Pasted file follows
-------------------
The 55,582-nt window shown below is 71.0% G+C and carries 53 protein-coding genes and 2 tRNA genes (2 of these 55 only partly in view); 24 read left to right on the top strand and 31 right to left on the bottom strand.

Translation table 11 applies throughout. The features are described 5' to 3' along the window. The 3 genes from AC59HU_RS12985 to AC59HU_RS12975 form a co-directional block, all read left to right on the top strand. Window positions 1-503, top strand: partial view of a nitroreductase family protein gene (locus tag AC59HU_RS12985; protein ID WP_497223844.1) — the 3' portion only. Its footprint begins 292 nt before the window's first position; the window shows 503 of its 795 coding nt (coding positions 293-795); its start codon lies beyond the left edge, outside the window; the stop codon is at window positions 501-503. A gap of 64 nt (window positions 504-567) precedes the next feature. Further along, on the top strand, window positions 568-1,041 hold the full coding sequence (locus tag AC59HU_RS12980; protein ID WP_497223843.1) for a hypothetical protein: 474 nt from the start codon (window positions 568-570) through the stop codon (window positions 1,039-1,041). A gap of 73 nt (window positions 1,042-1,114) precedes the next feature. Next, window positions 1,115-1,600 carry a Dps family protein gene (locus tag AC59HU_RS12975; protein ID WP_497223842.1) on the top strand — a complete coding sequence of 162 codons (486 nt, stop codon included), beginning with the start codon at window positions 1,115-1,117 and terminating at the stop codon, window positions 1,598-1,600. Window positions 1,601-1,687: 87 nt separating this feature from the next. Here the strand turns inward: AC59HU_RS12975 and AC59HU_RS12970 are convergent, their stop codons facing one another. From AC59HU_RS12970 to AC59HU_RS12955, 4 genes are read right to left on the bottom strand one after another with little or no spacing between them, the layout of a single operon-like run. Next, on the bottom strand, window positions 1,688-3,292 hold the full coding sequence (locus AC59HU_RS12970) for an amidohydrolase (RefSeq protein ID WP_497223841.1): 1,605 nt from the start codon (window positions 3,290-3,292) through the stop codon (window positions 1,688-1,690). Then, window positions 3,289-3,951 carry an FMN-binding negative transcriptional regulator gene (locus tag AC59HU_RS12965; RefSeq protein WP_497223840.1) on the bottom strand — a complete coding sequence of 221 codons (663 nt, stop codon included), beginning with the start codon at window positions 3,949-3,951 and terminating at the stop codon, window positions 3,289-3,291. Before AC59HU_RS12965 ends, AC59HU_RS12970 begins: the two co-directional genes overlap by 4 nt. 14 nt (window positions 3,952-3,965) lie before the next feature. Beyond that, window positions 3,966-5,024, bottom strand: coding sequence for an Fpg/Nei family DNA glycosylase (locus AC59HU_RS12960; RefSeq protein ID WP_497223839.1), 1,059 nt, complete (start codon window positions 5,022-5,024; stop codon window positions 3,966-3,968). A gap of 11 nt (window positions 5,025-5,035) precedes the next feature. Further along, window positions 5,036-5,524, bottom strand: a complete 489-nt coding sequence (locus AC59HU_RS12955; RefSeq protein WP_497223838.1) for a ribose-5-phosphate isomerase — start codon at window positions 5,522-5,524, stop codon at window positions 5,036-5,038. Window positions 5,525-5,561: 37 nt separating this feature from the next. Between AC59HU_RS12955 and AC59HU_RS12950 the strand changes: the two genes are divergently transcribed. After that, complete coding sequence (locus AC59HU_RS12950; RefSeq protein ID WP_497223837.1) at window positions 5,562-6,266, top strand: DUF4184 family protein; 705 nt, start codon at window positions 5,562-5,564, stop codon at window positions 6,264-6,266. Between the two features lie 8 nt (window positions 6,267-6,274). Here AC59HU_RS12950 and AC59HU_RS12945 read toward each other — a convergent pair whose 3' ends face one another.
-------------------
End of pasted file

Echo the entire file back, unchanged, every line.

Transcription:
The 55,582-nt window shown below is 71.0% G+C and carries 53 protein-coding genes and 2 tRNA genes (2 of these 55 only partly in view); 24 read left to right on the top strand and 31 right to left on the bottom strand.

Translation table 11 applies throughout. The features are described 5' to 3' along the window. The 3 genes from AC59HU_RS12985 to AC59HU_RS12975 form a co-directional block, all read left to right on the top strand. Window positions 1-503, top strand: partial view of a nitroreductase family protein gene (locus tag AC59HU_RS12985; protein ID WP_497223844.1) — the 3' portion only. Its footprint begins 292 nt before the window's first position; the window shows 503 of its 795 coding nt (coding positions 293-795); its start codon lies beyond the left edge, outside the window; the stop codon is at window positions 501-503. A gap of 64 nt (window positions 504-567) precedes the next feature. Further along, on the top strand, window positions 568-1,041 hold the full coding sequence (locus tag AC59HU_RS12980; protein ID WP_497223843.1) for a hypothetical protein: 474 nt from the start codon (window positions 568-570) through the stop codon (window positions 1,039-1,041). A gap of 73 nt (window positions 1,042-1,114) precedes the next feature. Next, window positions 1,115-1,600 carry a Dps family protein gene (locus tag AC59HU_RS12975; protein ID WP_497223842.1) on the top strand — a complete coding sequence of 162 codons (486 nt, stop codon included), beginning with the start codon at window positions 1,115-1,117 and terminating at the stop codon, window positions 1,598-1,600. Window positions 1,601-1,687: 87 nt separating this feature from the next. Here the strand turns inward: AC59HU_RS12975 and AC59HU_RS12970 are convergent, their stop codons facing one another. From AC59HU_RS12970 to AC59HU_RS12955, 4 genes are read right to left on the bottom strand one after another with little or no spacing between them, the layout of a single operon-like run. Next, on the bottom strand, window positions 1,688-3,292 hold the full coding sequence (locus AC59HU_RS12970) for an amidohydrolase (RefSeq protein ID WP_497223841.1): 1,605 nt from the start codon (window positions 3,290-3,292) through the stop codon (window positions 1,688-1,690). Then, window positions 3,289-3,951 carry an FMN-binding negative transcriptional regulator gene (locus tag AC59HU_RS12965; RefSeq protein WP_497223840.1) on the bottom strand — a complete coding sequence of 221 codons (663 nt, stop codon included), beginning with the start codon at window positions 3,949-3,951 and terminating at the stop codon, window positions 3,289-3,291. Before AC59HU_RS12965 ends, AC59HU_RS12970 begins: the two co-directional genes overlap by 4 nt. 14 nt (window positions 3,952-3,965) lie before the next feature. Beyond that, window positions 3,966-5,024, bottom strand: coding sequence for an Fpg/Nei family DNA glycosylase (locus AC59HU_RS12960; RefSeq protein ID WP_497223839.1), 1,059 nt, complete (start codon window positions 5,022-5,024; stop codon window positions 3,966-3,968). A gap of 11 nt (window positions 5,025-5,035) precedes the next feature. Further along, window positions 5,036-5,524, bottom strand: a complete 489-nt coding sequence (locus AC59HU_RS12955; RefSeq protein WP_497223838.1) for a ribose-5-phosphate isomerase — start codon at window positions 5,522-5,524, stop codon at window positions 5,036-5,038. Window positions 5,525-5,561: 37 nt separating this feature from the next. Between AC59HU_RS12955 and AC59HU_RS12950 the strand changes: the two genes are divergently transcribed. After that, complete coding sequence (locus AC59HU_RS12950; RefSeq protein ID WP_497223837.1) at window positions 5,562-6,266, top strand: DUF4184 family protein; 705 nt, start codon at window positions 5,562-5,564, stop codon at window positions 6,264-6,266. Between the two features lie 8 nt (window positions 6,267-6,274). Here AC59HU_RS12950 and AC59HU_RS12945 read toward each other — a convergent pair whose 3' ends face one another.